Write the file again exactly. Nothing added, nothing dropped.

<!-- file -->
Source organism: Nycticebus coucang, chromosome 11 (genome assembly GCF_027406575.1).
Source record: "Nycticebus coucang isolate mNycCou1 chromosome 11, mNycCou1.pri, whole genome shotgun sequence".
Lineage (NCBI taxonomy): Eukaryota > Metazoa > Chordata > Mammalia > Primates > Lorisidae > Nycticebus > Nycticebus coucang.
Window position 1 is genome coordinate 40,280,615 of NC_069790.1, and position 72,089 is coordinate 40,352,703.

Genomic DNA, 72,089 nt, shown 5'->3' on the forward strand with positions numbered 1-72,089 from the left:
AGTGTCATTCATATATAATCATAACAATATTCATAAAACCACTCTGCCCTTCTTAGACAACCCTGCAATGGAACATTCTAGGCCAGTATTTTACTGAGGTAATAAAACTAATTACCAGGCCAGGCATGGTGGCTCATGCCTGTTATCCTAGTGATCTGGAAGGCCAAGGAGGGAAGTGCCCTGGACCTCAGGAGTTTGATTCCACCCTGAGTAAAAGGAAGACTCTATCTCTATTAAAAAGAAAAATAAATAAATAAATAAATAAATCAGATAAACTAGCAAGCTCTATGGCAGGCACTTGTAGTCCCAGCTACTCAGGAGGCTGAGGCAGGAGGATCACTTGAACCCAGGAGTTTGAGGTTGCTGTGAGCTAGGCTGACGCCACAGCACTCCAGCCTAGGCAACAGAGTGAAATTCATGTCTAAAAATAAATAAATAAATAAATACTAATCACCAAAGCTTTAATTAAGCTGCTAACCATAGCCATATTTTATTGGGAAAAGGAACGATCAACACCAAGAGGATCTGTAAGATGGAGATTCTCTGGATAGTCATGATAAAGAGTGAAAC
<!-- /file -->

Source organism: Nycticebus coucang, chromosome 11 (genome assembly GCF_027406575.1).
Source record: "Nycticebus coucang isolate mNycCou1 chromosome 11, mNycCou1.pri, whole genome shotgun sequence".
Lineage (NCBI taxonomy): Eukaryota > Metazoa > Chordata > Mammalia > Primates > Lorisidae > Nycticebus > Nycticebus coucang.
Window position 1 is genome coordinate 40,280,615 of NC_069790.1, and position 72,089 is coordinate 40,352,703.

Genomic DNA, 72,089 nt, shown 5'->3' on the forward strand with positions numbered 1-72,089 from the left:
AGTGTCATTCATATATAATCATAACAATATTCATAAAACCACTCTGCCCTTCTTAGACAACCCTGCAATGGAACATTCTAGGCCAGTATTTTACTGAGGTAATAAAACTAATTACCAGGCCAGGCATGGTGGCTCATGCCTGTTATCCTAGTGATCTGGAAGGCCAAGGAGGGAAGTGCCCTGGACCTCAGGAGTTTGATTCCACCCTGAGTAAAAGGAAGACTCTATCTCTATTAAAAAGAAAAATAAATAAATAAATAAATAAATCAGATAAACTAGCAAGCTCTATGGCAGGCACTTGTAGTCCCAGCTACTCAGGAGGCTGAGGCAGGAGGATCACTTGAACCCAGGAGTTTGAGGTTGCTGTGAGCTAGGCTGACGCCACAGCACTCCAGCCTAGGCAACAGAGTGAAATTCATGTCTAAAAATAAATAAATAAATAAATACTAATCACCAAAGCTTTAATTAAGCTGCTAACCATAGCCATATTTTATTGGGAAAAGGAACGATCAACACCAAGAGGATCTGTAAGATGGAGATTCTCTGGATAGTCATGATAAAGAGTGAAAC